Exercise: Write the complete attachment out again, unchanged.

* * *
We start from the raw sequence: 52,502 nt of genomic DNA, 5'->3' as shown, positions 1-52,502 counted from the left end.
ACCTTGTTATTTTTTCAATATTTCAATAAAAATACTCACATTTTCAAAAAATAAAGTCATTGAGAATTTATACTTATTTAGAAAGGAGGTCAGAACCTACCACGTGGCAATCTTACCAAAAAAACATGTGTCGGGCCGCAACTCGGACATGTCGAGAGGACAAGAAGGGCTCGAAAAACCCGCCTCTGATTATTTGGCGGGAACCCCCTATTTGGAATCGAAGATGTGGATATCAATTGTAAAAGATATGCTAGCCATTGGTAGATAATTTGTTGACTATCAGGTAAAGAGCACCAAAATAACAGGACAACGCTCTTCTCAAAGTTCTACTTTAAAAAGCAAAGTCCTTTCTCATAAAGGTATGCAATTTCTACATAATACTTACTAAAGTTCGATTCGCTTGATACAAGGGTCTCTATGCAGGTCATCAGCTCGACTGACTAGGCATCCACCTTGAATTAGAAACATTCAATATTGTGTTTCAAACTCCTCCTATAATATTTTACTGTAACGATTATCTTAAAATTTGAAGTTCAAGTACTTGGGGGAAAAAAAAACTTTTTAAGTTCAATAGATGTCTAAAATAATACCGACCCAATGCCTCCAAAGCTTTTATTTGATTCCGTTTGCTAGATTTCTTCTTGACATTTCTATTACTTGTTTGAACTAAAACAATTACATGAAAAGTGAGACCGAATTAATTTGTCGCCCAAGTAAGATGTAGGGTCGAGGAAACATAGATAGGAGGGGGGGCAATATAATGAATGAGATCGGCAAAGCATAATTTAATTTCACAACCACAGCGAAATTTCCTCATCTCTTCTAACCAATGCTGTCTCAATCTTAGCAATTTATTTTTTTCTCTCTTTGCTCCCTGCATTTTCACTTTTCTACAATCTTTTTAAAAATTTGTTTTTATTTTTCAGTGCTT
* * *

We start from the raw sequence: 52,502 nt of genomic DNA, 5'->3' as shown, positions 1-52,502 counted from the left end.
ACCTTGTTATTTTTTCAATATTTCAATAAAAATACTCACATTTTCAAAAAATAAAGTCATTGAGAATTTATACTTATTTAGAAAGGAGGTCAGAACCTACCACGTGGCAATCTTACCAAAAAAACATGTGTCGGGCCGCAACTCGGACATGTCGAGAGGACAAGAAGGGCTCGAAAAACCCGCCTCTGATTATTTGGCGGGAACCCCCTATTTGGAATCGAAGATGTGGATATCAATTGTAAAAGATATGCTAGCCATTGGTAGATAATTTGTTGACTATCAGGTAAAGAGCACCAAAATAACAGGACAACGCTCTTCTCAAAGTTCTACTTTAAAAAGCAAAGTCCTTTCTCATAAAGGTATGCAATTTCTACATAATACTTACTAAAGTTCGATTCGCTTGATACAAGGGTCTCTATGCAGGTCATCAGCTCGACTGACTAGGCATCCACCTTGAATTAGAAACATTCAATATTGTGTTTCAAACTCCTCCTATAATATTTTACTGTAACGATTATCTTAAAATTTGAAGTTCAAGTACTTGGGGGAAAAAAAAACTTTTTAAGTTCAATAGATGTCTAAAATAATACCGACCCAATGCCTCCAAAGCTTTTATTTGATTCCGTTTGCTAGATTTCTTCTTGACATTTCTATTACTTGTTTGAACTAAAACAATTACATGAAAAGTGAGACCGAATTAATTTGTCGCCCAAGTAAGATGTAGGGTCGAGGAAACATAGATAGGAGGGGGGGCAATATAATGAATGAGATCGGCAAAGCATAATTTAATTTCACAACCACAGCGAAATTTCCTCATCTCTTCTAACCAATGCTGTCTCAATCTTAGCAATTTATTTTTTTCTCTCTTTGCTCCCTGCATTTTCACTTTTCTACAATCTTTTTAAAAATTTGTTTTTATTTTTCAGTGCTT